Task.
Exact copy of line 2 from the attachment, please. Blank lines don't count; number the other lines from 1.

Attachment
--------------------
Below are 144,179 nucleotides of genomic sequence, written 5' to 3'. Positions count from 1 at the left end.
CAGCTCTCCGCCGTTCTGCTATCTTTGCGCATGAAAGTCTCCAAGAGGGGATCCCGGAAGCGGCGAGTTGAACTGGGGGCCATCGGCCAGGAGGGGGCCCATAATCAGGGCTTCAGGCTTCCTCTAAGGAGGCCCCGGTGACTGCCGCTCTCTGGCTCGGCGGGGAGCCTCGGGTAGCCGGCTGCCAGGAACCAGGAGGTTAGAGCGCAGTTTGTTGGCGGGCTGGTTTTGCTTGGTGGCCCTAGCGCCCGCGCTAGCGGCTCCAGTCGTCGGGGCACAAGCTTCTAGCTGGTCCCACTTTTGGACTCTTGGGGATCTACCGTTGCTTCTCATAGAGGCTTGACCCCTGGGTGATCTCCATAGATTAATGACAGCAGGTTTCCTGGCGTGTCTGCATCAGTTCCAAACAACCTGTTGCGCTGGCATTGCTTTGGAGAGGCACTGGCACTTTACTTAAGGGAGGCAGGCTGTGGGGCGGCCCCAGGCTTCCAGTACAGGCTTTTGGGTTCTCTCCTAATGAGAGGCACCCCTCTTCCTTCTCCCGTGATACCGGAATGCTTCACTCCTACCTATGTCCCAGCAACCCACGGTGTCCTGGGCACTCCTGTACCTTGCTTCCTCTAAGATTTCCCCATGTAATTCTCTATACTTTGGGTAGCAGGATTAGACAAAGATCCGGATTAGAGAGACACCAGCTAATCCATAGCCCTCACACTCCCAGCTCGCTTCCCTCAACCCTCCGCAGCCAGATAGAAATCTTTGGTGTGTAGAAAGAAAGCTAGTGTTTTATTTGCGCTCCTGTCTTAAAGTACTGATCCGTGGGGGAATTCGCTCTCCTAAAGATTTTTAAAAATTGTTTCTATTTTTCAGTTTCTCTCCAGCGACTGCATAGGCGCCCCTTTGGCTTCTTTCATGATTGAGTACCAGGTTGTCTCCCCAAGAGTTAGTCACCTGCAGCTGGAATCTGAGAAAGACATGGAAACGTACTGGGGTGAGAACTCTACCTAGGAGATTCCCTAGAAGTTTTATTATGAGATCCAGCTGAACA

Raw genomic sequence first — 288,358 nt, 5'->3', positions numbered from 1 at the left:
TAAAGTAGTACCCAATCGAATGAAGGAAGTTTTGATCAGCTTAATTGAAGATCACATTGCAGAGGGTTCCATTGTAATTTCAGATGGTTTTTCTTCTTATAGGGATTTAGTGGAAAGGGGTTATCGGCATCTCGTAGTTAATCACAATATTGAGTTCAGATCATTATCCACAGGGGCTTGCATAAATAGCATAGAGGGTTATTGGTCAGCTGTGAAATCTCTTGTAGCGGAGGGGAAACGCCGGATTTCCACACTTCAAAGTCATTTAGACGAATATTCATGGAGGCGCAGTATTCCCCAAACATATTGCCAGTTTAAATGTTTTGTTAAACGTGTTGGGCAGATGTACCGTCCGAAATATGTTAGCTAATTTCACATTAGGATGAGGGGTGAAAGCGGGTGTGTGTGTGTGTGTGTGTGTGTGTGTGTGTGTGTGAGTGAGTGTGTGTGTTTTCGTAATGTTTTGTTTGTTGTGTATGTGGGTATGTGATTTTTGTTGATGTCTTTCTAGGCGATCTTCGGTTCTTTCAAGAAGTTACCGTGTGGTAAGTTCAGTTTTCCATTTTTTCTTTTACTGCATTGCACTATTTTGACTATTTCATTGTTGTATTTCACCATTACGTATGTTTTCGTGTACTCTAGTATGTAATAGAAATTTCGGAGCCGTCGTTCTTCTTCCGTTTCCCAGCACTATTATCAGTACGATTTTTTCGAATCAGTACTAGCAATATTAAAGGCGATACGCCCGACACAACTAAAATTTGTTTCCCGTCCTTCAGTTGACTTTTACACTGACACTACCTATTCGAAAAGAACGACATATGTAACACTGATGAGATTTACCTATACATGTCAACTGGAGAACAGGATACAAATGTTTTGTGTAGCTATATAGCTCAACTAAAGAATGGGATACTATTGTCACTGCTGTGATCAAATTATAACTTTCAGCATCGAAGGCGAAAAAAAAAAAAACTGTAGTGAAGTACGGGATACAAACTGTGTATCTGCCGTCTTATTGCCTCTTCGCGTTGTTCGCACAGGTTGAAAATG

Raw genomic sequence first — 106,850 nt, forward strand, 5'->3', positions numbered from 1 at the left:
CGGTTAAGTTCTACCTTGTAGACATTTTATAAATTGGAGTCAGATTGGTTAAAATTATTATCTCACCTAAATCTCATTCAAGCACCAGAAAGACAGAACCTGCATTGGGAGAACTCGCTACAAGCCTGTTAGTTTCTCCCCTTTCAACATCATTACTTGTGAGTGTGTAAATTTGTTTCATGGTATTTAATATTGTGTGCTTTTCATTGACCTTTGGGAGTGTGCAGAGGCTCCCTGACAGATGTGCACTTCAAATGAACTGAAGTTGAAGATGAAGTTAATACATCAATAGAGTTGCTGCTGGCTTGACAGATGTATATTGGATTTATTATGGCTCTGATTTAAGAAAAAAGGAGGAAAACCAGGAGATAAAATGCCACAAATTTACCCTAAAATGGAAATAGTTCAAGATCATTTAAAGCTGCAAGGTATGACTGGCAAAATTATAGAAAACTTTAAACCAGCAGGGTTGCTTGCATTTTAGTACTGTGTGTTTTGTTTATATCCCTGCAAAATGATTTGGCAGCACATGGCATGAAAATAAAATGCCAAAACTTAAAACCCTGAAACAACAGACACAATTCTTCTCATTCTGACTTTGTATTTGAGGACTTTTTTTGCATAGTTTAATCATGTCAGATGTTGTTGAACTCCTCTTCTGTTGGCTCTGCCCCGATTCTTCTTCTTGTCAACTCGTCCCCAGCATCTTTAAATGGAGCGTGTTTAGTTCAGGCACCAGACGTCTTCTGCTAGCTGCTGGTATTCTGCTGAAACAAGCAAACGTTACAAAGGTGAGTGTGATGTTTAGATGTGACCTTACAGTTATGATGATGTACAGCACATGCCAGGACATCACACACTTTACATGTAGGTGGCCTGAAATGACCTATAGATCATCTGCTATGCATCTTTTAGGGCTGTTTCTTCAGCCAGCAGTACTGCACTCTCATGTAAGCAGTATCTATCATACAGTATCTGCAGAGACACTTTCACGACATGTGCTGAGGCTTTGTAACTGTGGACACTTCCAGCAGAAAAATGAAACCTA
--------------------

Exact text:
CAGCTCTCCGCCGTTCTGCTATCTTTGCGCATGAAAGTCTCCAAGAGGGGATCCCGGAAGCGGCGAGTTGAACTGGGGGCCATCGGCCAGGAGGGGGCCCATAATCAGGGCTTCAGGCTTCCTCTAAGGAGGCCCCGGTGACTGCCGCTCTCTGGCTCGGCGGGGAGCCTCGGGTAGCCGGCTGCCAGGAACCAGGAGGTTAGAGCGCAGTTTGTTGGCGGGCTGGTTTTGCTTGGTGGCCCTAGCGCCCGCGCTAGCGGCTCCAGTCGTCGGGGCACAAGCTTCTAGCTGGTCCCACTTTTGGACTCTTGGGGATCTACCGTTGCTTCTCATAGAGGCTTGACCCCTGGGTGATCTCCATAGATTAATGACAGCAGGTTTCCTGGCGTGTCTGCATCAGTTCCAAACAACCTGTTGCGCTGGCATTGCTTTGGAGAGGCACTGGCACTTTACTTAAGGGAGGCAGGCTGTGGGGCGGCCCCAGGCTTCCAGTACAGGCTTTTGGGTTCTCTCCTAATGAGAGGCACCCCTCTTCCTTCTCCCGTGATACCGGAATGCTTCACTCCTACCTATGTCCCAGCAACCCACGGTGTCCTGGGCACTCCTGTACCTTGCTTCCTCTAAGATTTCCCCATGTAATTCTCTATACTTTGGGTAGCAGGATTAGACAAAGATCCGGATTAGAGAGACACCAGCTAATCCATAGCCCTCACACTCCCAGCTCGCTTCCCTCAACCCTCCGCAGCCAGATAGAAATCTTTGGTGTGTAGAAAGAAAGCTAGTGTTTTATTTGCGCTCCTGTCTTAAAGTACTGATCCGTGGGGGAATTCGCTCTCCTAAAGATTTTTAAAAATTGTTTCTATTTTTCAGTTTCTCTCCAGCGACTGCATAGGCGCCCCTTTGGCTTCTTTCATGATTGAGTACCAGGTTGTCTCCCCAAGAGTTAGTCACCTGCAGCTGGAATCTGAGAAAGACATGGAAACGTACTGGGGTGAGAACTCTACCTAGGAGATTCCCTAGAAGTTTTATTATGAGATCCAGCTGAACA